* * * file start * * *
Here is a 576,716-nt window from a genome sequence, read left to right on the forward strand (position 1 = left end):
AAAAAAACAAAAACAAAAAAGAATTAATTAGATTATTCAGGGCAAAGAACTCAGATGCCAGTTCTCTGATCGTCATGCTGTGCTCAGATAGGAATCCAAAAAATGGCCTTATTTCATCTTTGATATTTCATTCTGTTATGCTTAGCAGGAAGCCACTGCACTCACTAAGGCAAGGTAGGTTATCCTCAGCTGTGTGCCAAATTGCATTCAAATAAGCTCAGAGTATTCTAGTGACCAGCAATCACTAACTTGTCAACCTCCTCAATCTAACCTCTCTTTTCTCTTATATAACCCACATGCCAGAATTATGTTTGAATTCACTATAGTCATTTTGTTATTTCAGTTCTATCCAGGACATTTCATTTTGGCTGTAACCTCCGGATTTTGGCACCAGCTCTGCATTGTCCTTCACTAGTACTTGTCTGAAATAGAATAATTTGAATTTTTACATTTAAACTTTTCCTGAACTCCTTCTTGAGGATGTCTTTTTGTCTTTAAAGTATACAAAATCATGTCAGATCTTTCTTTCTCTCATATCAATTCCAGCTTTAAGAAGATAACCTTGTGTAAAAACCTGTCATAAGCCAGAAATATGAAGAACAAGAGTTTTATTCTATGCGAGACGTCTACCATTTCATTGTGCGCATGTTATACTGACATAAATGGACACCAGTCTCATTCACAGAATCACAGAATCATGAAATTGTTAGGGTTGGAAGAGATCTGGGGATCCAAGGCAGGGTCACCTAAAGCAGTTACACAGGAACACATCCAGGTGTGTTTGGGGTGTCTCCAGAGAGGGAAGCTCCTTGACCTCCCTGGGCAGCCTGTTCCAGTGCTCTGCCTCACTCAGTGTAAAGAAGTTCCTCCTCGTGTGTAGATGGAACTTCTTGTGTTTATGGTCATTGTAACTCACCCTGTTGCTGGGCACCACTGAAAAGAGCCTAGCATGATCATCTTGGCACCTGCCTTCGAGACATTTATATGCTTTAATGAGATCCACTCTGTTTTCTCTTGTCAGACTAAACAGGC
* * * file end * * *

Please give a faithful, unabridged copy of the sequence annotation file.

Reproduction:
Here is a 576,716-nt window from a genome sequence, read left to right on the forward strand (position 1 = left end):
AAAAAAACAAAAACAAAAAAGAATTAATTAGATTATTCAGGGCAAAGAACTCAGATGCCAGTTCTCTGATCGTCATGCTGTGCTCAGATAGGAATCCAAAAAATGGCCTTATTTCATCTTTGATATTTCATTCTGTTATGCTTAGCAGGAAGCCACTGCACTCACTAAGGCAAGGTAGGTTATCCTCAGCTGTGTGCCAAATTGCATTCAAATAAGCTCAGAGTATTCTAGTGACCAGCAATCACTAACTTGTCAACCTCCTCAATCTAACCTCTCTTTTCTCTTATATAACCCACATGCCAGAATTATGTTTGAATTCACTATAGTCATTTTGTTATTTCAGTTCTATCCAGGACATTTCATTTTGGCTGTAACCTCCGGATTTTGGCACCAGCTCTGCATTGTCCTTCACTAGTACTTGTCTGAAATAGAATAATTTGAATTTTTACATTTAAACTTTTCCTGAACTCCTTCTTGAGGATGTCTTTTTGTCTTTAAAGTATACAAAATCATGTCAGATCTTTCTTTCTCTCATATCAATTCCAGCTTTAAGAAGATAACCTTGTGTAAAAACCTGTCATAAGCCAGAAATATGAAGAACAAGAGTTTTATTCTATGCGAGACGTCTACCATTTCATTGTGCGCATGTTATACTGACATAAATGGACACCAGTCTCATTCACAGAATCACAGAATCATGAAATTGTTAGGGTTGGAAGAGATCTGGGGATCCAAGGCAGGGTCACCTAAAGCAGTTACACAGGAACACATCCAGGTGTGTTTGGGGTGTCTCCAGAGAGGGAAGCTCCTTGACCTCCCTGGGCAGCCTGTTCCAGTGCTCTGCCTCACTCAGTGTAAAGAAGTTCCTCCTCGTGTGTAGATGGAACTTCTTGTGTTTATGGTCATTGTAACTCACCCTGTTGCTGGGCACCACTGAAAAGAGCCTAGCATGATCATCTTGGCACCTGCCTTCGAGACATTTATATGCTTTAATGAGATCCACTCTGTTTTCTCTTGTCAGACTAAACAGGC